What Does It Take to be a Great Leader
A simple enough question with answers that vary widely. Fortunately, though, in this case the answers are fairly straightforward, too. Being a strong leader is not about a special type of personality, it’s more about individual qualities, as researcher Robert Mann who spent 43 years studying leadership, has found out. What’s better is that these qualities can be developed consciously, they’re not some inbuilt immutable trait that only the lucky ones get. Well, at least not all of them.
However you look at it, to be a successful leader you need one main thing: you need recognition from the people you are leading. Without this recognition, a leader is just a dictator of sorts. So, how do you get to be accepted as a leader by a group of people? By having a vision and being able to communicate it in a way that would engage and inspire your listeners, that’s how, in a nutshell. Having a clear vision about where you want your department or company to be, gives you and your team a sense of mission, and this sense is a very important element of effective leadership — if you can instill it in people, you’re doing things right. Of course, the success of this mission-instilling process depends on a few other things, the most important we already mentioned: communication skills.
Being a good communicator is essential for leaders. The ability to present your ideas in a clear way is at the core of your success. But that’s just the start; you will also need to be able to listen to other people’s ideas and be willing to delegate responsibilities. A leader is not a person who’s always right, a leader is a person who’s not afraid to admit a mistake or task someone else with a job that they know this person will do better than themselves. This means you need to know the people you lead well, know their strong and weak points and be realistic about them. Successful leaders create strong teams and strong organizations because they know how to distribute the weight in the best possible way.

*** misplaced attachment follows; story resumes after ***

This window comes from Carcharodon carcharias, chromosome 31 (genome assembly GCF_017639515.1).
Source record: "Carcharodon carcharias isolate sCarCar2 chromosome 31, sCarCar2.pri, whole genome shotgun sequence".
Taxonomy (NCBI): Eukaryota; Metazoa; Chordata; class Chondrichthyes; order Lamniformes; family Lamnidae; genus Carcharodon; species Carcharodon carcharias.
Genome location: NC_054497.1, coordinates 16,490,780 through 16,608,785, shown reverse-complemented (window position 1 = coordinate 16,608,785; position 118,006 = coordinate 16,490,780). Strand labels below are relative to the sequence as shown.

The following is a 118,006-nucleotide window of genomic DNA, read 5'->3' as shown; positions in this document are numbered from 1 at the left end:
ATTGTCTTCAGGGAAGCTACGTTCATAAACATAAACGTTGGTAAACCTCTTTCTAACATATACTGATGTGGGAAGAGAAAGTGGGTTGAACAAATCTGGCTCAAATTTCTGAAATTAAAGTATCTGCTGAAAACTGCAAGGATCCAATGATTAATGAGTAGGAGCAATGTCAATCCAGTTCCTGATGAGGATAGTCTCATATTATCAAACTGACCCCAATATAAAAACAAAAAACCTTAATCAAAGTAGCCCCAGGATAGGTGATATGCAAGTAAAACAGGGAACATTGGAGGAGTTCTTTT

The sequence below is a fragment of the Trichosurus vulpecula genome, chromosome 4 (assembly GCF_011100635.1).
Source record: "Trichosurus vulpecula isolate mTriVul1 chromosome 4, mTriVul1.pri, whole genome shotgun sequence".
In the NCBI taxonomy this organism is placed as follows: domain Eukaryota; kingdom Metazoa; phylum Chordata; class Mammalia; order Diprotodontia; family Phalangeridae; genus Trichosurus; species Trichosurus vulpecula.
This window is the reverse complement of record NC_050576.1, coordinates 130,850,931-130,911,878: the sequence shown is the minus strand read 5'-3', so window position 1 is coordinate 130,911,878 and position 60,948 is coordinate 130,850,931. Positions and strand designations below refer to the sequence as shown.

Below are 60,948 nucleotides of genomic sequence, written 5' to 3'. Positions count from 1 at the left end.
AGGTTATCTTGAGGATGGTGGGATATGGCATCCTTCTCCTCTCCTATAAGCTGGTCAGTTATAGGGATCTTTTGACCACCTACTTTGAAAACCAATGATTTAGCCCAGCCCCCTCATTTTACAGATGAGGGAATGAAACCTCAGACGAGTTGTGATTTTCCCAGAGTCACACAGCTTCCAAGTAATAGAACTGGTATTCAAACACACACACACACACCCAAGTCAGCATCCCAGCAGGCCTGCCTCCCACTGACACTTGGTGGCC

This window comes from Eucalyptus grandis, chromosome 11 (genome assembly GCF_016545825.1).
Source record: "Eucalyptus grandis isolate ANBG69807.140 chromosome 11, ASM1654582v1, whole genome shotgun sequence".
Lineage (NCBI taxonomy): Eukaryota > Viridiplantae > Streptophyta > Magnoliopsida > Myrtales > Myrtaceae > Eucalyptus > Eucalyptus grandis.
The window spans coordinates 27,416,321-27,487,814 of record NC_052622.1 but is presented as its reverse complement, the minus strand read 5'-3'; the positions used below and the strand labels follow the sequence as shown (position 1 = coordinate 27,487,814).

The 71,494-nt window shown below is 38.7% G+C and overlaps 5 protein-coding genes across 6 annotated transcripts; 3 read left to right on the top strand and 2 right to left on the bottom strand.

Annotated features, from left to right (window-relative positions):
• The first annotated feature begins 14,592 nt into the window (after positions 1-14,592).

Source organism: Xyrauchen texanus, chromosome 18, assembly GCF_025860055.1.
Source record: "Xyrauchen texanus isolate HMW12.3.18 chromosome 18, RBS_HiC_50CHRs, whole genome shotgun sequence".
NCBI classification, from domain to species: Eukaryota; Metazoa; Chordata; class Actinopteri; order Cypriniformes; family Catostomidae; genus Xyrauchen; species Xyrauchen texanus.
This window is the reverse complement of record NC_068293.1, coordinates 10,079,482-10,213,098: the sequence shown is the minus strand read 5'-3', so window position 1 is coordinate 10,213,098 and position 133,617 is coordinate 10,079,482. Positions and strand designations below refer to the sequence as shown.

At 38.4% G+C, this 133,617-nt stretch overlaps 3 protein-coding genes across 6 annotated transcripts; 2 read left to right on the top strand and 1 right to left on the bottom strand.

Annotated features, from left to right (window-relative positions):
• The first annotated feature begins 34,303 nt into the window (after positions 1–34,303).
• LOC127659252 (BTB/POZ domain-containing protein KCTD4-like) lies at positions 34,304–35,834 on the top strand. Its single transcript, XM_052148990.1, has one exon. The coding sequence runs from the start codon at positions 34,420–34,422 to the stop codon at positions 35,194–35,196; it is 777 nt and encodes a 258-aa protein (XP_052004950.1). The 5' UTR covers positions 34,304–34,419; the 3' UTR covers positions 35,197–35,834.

Another thing good leaders share is a positive attitude and flexibility. Life doesn’t always flow evenly, especially in business. There will be ups and downs and it’s the leader’s job to keep morale high during the downs. It’s always possible to take an optimistic view of a situation, and having a good sense of humor helps immensely. Laugh it off, if it’s not too serious and deal with it quickly if it is. Quickly, that is, without pausing to lament your miserable fate, you understand.
One final consideration is the thing you probably already knew intuitively — a leader is like a parent in that he or she leads best by example. If you want the people you lead to be committed, you need to be committed, too. If you want them to work at maximum productivity, be ready to be the one who puts in the longest hours. All this comes naturally if you’re really set on being a good leader, a leader who inspires by being honest and clear about goals and the road to them.